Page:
5th Gen 4Runner Rear Air Bag Suspension Lift Installation and Overview
I think we all enjoy working on our 4Runners and as we keep adding stuff to our favorite rigs, things start to get heavy. It may start with new bumpers, drawer systems, winch, dual battery systems and we wind up with a rooftop tent, spare fuel storage containers, water – and I can’t forget all the recovery gear. See a recent article on all the recovery gear I use from time to time. All that weight starts to add up in the 4Runner.
Air lifts are great for owners who want to level their truck, maintain a comfortable ride, and take less stress off the suspension when towing or when carrying additional weight in the 4Runner.
The added weight into two categories
- Always on the truck
- Only on board when wanted or needed
For the first category, the only real fix is an upgraded suspension with heavier springs. I am very happy with the suspension I have installed given I have a new front bumper, winch and dual battery system in my 4Runner.
The 2nd category has been a challenge for me. When off-road or camping, I’d like to carry a lot of extras with a recent addition of a rooftop tent all that can add up to over 400 pounds (probably a lot more). I didn’t want to upgrade the springs and found another option.
Introducing the Air Bag Suspension Kit
Although new to me, air lifts and air bag suspension kits have been around for a long time. They are typically used to help adjust the rear ride height when towing but can also help with the 2nd type of added weight that I’m concerned about.
There are many articles on how to install them and folks who have installed them swear by them. One other common consensus in the forums and around the Internet was after installing the Air Lift system and it performed. Many people say it was the best $100 upgrade they’ve done.
An air lift is relatively inexpensive and also easy to install on your own. I agree it was inexpensive and fairly easy to do since I had help from my sons and a car lift.
Air Lift 60809 1000 Series Rear Air Spring Kit
Here is what I used to install the kit on my 2015 T4R Trail Edition
- Air Lift 1000 Series: Check Price
- Anderson Metals 57001 Brass Hose Fitting: Check Price
- Kingston Brass Mini Ball Valve Lever: Check Price
- Wire Loom 3/8 inch: Check Price
- Wire Loom ¼ Inch: Check Price
The air lift kit is pretty complete with bags, enough tubing, spacers, Schrader valves and all the required extras to put it together (clamps, zip ties). You can add wiring loom to help protect the tubing, but it’s not mandatory.
You can benefit from a soapy water solution in a spray bottle and a reciprocating saw with a long flexible blade (more on that later).
If you don’t have access to a lift you will need a jack, jack stands, and wheel chocks to lift both rear wheels up.
Air Bag Suspension Kit Installation
The first step is to read the installation manual that came with the Air Lift kit. It’s a great kit if you have a 3rd or 4th Gen 4Runner but Air lift does not have specific instructions for the 5th Gen. After reading through a few posts, I was able to find the right kit and understand the one modification I had to do in order to make it work in the 5th Gen. I’ll explain the difference down below.
Next, Lift the car so that both rear wheels hang with suspension and springs extended. With the wheels off the ground, I had more than enough clearance to perform the next steps.
The image below is from the Air Lift Installation manual and here is the main difference when installing in a 5th Gen. As I mentioned earlier the manual is geared towards older 4Runners and they have a set up with an internal spring bumper with 5 sections and they recommend to cut the bottom 4 sections leaving just one on top of the spring:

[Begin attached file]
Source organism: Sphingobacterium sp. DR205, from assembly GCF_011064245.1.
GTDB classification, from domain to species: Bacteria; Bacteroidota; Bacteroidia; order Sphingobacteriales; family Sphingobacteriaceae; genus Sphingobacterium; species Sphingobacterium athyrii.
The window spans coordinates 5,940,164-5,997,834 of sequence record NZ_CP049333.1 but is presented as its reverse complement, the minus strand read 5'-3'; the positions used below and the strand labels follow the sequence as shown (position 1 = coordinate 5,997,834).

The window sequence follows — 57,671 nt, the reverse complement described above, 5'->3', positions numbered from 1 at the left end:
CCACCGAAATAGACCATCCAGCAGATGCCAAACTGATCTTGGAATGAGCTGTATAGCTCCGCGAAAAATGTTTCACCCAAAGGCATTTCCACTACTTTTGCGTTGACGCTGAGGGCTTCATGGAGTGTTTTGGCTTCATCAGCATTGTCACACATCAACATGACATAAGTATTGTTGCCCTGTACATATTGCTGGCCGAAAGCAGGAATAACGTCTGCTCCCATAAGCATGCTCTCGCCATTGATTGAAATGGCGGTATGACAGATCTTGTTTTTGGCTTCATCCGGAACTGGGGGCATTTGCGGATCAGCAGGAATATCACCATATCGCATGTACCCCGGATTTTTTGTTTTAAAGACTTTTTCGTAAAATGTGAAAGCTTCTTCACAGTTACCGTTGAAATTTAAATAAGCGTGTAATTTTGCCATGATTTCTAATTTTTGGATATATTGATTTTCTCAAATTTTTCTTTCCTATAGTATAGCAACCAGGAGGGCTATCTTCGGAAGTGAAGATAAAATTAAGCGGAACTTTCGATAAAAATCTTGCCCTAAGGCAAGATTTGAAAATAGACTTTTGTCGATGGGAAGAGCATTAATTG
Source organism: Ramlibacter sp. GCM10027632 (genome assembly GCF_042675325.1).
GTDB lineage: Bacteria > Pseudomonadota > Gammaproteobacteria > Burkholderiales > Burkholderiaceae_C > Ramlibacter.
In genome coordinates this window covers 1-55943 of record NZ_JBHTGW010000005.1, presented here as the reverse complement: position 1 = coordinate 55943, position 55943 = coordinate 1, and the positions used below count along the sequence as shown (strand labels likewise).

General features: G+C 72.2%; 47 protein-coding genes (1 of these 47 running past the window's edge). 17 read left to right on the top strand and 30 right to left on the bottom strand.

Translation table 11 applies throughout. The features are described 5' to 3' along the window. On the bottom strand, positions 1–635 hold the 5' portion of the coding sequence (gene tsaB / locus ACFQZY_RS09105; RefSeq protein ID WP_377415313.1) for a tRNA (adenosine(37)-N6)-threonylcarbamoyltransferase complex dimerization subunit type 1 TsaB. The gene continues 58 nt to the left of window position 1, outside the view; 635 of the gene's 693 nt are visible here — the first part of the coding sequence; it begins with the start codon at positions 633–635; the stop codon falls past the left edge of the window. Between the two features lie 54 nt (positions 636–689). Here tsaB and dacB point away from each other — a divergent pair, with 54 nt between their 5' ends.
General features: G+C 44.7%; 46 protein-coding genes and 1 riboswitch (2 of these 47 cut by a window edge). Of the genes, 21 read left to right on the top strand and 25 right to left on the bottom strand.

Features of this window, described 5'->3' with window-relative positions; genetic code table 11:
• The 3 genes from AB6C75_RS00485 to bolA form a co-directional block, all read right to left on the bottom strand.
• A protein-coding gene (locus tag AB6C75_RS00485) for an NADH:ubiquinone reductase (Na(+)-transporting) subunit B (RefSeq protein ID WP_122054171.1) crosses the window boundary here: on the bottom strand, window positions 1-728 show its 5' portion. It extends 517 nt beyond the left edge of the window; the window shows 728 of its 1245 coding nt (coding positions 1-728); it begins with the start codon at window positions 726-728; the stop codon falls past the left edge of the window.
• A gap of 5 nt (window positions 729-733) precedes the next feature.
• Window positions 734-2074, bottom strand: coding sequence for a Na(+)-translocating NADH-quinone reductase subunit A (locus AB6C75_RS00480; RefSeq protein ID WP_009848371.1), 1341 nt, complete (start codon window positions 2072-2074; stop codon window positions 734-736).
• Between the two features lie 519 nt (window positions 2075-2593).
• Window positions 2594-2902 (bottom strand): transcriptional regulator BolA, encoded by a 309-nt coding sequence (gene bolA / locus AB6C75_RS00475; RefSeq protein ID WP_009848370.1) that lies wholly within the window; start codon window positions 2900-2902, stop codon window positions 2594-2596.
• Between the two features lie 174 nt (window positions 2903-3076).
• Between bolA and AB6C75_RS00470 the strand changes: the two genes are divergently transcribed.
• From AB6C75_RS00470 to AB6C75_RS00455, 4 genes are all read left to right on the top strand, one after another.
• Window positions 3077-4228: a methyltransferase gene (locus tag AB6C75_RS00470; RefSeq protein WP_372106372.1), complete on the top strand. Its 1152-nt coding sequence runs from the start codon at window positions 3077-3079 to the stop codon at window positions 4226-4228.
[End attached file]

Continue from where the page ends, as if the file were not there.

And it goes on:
On my 5th Gen, the Bumper looks like the image below with only 4 sections. I found mixed reviews on how much to cut so I took a middle ground and cut off the bottom 2 sections.
I used a reciprocating saw with a long flexible blade and cut the sections between the extended spring coils. I then pulled out the cut section.
Here too, I found different opinions online. Some folks found it very easy to cut, just like I did, while others found it too difficult and wound up taking the coil out altogether.
If you do go that route, the Installation guide has specific instructions on what to do to remove the spring.
Once the bumpers are cut and with the spring still extended I was able to squeeze the bag in between the coils. A little spray of soapy water helped, but I found it a lot easier than I thought to get the bag installed. It’s up to you how you orient the Bag, but I found it easier to install the bag with the barb pointed down. There is an existing hole in the base of the spring housing so threading the air tube was much easier from the bottom.
After the Bag is installed, slip the provided spacer between the bag and spring base. It may help if you use some double-sided tape to keep the spacer on the base or Bag. Here too I found mixed suggestions on whether to tape it or whether it was needed at all. I opted to install it and tape it to the bag.
With the spacer and bag installed, thread the tube up through the bottom, place a clamp on the tube and attach to the barb on the bottom of the bag. Here too a little spray of soapy water helps. Make sure to attach and secure the clamp close to the bottom of the bag. I was surprised at how much room I had to play with to get the tube positioned.
Please note: I started on the Driver’s side since I wanted the Schrader valves positioned closer to that side. Once you attach the tube, try to find the best route to your desired position. Here too, the installation guide is very specific about leaving enough slack and zip tied to a suitable spot (I followed the brake lines).
Once you’ve found a route that suitable for you, you can cut the tube. Once cut, you can add the wire loom up through the spring base – your option. Repeat on the other side
Finished on One Side